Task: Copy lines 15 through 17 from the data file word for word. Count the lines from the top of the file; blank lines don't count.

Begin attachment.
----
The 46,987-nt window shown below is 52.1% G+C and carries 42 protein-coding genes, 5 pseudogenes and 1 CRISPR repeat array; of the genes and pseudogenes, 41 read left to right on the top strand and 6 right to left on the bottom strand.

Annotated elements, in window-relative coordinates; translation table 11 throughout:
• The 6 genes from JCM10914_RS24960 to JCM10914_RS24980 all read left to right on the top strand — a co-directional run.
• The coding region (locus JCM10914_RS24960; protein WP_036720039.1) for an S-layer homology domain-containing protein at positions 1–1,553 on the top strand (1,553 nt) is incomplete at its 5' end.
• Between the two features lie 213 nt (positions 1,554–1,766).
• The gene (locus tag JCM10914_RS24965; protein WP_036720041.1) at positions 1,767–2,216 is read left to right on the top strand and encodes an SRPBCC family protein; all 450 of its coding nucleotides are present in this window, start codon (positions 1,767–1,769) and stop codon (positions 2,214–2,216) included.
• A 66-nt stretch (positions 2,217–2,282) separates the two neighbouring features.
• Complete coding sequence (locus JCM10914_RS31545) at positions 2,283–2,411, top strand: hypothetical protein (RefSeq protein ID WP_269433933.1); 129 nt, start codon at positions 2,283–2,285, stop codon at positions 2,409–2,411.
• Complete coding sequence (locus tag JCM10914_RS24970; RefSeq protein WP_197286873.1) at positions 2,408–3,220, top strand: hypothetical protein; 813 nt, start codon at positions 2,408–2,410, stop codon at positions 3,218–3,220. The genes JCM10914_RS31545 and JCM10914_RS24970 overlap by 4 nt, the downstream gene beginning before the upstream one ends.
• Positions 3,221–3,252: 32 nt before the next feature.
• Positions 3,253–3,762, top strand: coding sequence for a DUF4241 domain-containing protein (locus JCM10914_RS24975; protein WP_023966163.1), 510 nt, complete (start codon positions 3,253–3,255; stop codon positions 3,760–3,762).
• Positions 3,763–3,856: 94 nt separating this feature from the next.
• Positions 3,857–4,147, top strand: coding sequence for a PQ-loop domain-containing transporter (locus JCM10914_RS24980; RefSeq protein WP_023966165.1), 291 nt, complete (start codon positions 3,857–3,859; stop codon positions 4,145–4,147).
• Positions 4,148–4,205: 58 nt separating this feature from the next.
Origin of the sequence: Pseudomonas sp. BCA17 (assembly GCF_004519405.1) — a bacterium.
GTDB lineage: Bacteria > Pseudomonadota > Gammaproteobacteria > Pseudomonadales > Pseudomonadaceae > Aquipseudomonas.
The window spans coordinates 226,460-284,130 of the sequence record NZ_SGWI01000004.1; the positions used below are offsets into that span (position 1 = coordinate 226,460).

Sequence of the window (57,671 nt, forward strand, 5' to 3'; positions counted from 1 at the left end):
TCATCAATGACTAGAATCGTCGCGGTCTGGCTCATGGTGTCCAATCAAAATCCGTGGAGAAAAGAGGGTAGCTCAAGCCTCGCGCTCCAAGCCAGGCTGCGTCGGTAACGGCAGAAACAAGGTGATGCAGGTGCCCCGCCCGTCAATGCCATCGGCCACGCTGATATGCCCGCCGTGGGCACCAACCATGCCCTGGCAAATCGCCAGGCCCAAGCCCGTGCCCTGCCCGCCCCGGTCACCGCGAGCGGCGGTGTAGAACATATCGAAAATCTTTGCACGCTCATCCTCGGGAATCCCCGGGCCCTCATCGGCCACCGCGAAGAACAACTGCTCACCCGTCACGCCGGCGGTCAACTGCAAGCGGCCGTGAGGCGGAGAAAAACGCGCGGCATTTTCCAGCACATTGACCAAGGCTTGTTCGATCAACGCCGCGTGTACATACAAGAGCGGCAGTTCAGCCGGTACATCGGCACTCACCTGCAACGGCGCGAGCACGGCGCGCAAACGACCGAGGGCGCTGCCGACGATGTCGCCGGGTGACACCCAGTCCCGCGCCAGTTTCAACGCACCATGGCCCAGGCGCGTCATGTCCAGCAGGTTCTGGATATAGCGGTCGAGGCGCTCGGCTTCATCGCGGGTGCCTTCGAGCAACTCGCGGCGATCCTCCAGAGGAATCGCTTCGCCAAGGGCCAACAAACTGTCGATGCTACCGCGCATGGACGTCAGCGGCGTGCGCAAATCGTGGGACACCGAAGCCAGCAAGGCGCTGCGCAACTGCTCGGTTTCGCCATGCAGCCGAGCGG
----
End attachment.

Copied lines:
Origin of the sequence: Pseudomonas sp. BCA17 (assembly GCF_004519405.1) — a bacterium.
GTDB lineage: Bacteria > Pseudomonadota > Gammaproteobacteria > Pseudomonadales > Pseudomonadaceae > Aquipseudomonas.
The window spans coordinates 226,460-284,130 of the sequence record NZ_SGWI01000004.1; the positions used below are offsets into that span (position 1 = coordinate 226,460).